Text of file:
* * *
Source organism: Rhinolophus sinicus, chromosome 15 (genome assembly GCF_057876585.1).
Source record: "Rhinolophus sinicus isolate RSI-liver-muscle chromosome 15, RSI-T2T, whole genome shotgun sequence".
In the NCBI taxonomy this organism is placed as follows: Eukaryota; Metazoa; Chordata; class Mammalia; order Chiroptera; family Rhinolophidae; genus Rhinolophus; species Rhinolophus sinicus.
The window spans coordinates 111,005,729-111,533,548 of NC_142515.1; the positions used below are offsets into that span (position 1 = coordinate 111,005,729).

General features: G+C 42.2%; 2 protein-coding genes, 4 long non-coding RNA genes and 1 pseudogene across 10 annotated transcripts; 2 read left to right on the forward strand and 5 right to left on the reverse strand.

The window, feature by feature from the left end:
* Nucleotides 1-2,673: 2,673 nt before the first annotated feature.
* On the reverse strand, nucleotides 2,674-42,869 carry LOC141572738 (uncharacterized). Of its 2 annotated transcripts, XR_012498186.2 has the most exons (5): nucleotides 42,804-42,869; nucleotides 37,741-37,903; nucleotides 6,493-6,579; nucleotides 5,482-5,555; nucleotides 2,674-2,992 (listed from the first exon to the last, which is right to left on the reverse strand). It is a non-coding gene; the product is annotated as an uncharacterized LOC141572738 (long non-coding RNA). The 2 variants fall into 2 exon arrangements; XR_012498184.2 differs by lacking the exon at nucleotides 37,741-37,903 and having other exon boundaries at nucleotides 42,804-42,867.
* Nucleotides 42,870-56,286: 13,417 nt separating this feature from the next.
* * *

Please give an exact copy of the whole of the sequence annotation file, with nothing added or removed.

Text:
Source organism: Rhinolophus sinicus, chromosome 15 (genome assembly GCF_057876585.1).
Source record: "Rhinolophus sinicus isolate RSI-liver-muscle chromosome 15, RSI-T2T, whole genome shotgun sequence".
In the NCBI taxonomy this organism is placed as follows: Eukaryota; Metazoa; Chordata; class Mammalia; order Chiroptera; family Rhinolophidae; genus Rhinolophus; species Rhinolophus sinicus.
The window spans coordinates 111,005,729-111,533,548 of NC_142515.1; the positions used below are offsets into that span (position 1 = coordinate 111,005,729).

General features: G+C 42.2%; 2 protein-coding genes, 4 long non-coding RNA genes and 1 pseudogene across 10 annotated transcripts; 2 read left to right on the forward strand and 5 right to left on the reverse strand.

The window, feature by feature from the left end:
* Nucleotides 1-2,673: 2,673 nt before the first annotated feature.
* On the reverse strand, nucleotides 2,674-42,869 carry LOC141572738 (uncharacterized). Of its 2 annotated transcripts, XR_012498186.2 has the most exons (5): nucleotides 42,804-42,869; nucleotides 37,741-37,903; nucleotides 6,493-6,579; nucleotides 5,482-5,555; nucleotides 2,674-2,992 (listed from the first exon to the last, which is right to left on the reverse strand). It is a non-coding gene; the product is annotated as an uncharacterized LOC141572738 (long non-coding RNA). The 2 variants fall into 2 exon arrangements; XR_012498184.2 differs by lacking the exon at nucleotides 37,741-37,903 and having other exon boundaries at nucleotides 42,804-42,867.
* Nucleotides 42,870-56,286: 13,417 nt separating this feature from the next.